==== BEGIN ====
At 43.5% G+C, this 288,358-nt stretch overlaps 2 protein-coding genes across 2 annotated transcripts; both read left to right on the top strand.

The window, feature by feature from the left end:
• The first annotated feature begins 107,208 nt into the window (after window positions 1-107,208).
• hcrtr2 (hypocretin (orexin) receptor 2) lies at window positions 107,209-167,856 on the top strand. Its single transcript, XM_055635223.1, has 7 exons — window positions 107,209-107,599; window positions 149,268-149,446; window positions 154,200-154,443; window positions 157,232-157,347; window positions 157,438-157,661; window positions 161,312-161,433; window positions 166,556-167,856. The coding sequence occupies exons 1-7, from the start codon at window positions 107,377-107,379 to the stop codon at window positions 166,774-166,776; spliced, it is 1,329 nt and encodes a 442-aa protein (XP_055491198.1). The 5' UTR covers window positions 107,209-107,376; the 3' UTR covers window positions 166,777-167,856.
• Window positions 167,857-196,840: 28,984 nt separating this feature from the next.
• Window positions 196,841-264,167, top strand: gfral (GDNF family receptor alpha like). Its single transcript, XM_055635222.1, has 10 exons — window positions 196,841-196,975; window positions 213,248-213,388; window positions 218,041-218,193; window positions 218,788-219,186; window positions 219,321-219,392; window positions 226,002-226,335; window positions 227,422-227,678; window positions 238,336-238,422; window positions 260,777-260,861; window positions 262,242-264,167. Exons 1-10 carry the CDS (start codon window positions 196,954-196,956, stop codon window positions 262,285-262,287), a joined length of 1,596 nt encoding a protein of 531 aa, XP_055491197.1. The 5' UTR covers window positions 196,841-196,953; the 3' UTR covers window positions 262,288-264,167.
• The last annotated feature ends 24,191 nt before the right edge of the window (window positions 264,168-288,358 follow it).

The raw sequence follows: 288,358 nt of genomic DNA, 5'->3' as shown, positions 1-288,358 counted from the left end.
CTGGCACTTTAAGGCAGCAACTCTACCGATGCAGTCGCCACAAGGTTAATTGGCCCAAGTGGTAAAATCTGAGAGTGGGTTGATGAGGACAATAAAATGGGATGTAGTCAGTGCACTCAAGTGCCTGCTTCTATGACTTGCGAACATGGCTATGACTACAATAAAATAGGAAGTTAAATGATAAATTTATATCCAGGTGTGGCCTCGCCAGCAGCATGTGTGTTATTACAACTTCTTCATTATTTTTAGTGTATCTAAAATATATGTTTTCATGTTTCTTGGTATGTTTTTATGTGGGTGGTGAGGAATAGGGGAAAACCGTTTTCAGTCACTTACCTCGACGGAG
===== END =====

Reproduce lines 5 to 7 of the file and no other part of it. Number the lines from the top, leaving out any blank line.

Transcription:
• Window positions 167,857-196,840: 28,984 nt separating this feature from the next.
• Window positions 196,841-264,167, top strand: gfral (GDNF family receptor alpha like). Its single transcript, XM_055635222.1, has 10 exons — window positions 196,841-196,975; window positions 213,248-213,388; window positions 218,041-218,193; window positions 218,788-219,186; window positions 219,321-219,392; window positions 226,002-226,335; window positions 227,422-227,678; window positions 238,336-238,422; window positions 260,777-260,861; window positions 262,242-264,167. Exons 1-10 carry the CDS (start codon window positions 196,954-196,956, stop codon window positions 262,285-262,287), a joined length of 1,596 nt encoding a protein of 531 aa, XP_055491197.1. The 5' UTR covers window positions 196,841-196,953; the 3' UTR covers window positions 262,288-264,167.
• The last annotated feature ends 24,191 nt before the right edge of the window (window positions 264,168-288,358 follow it).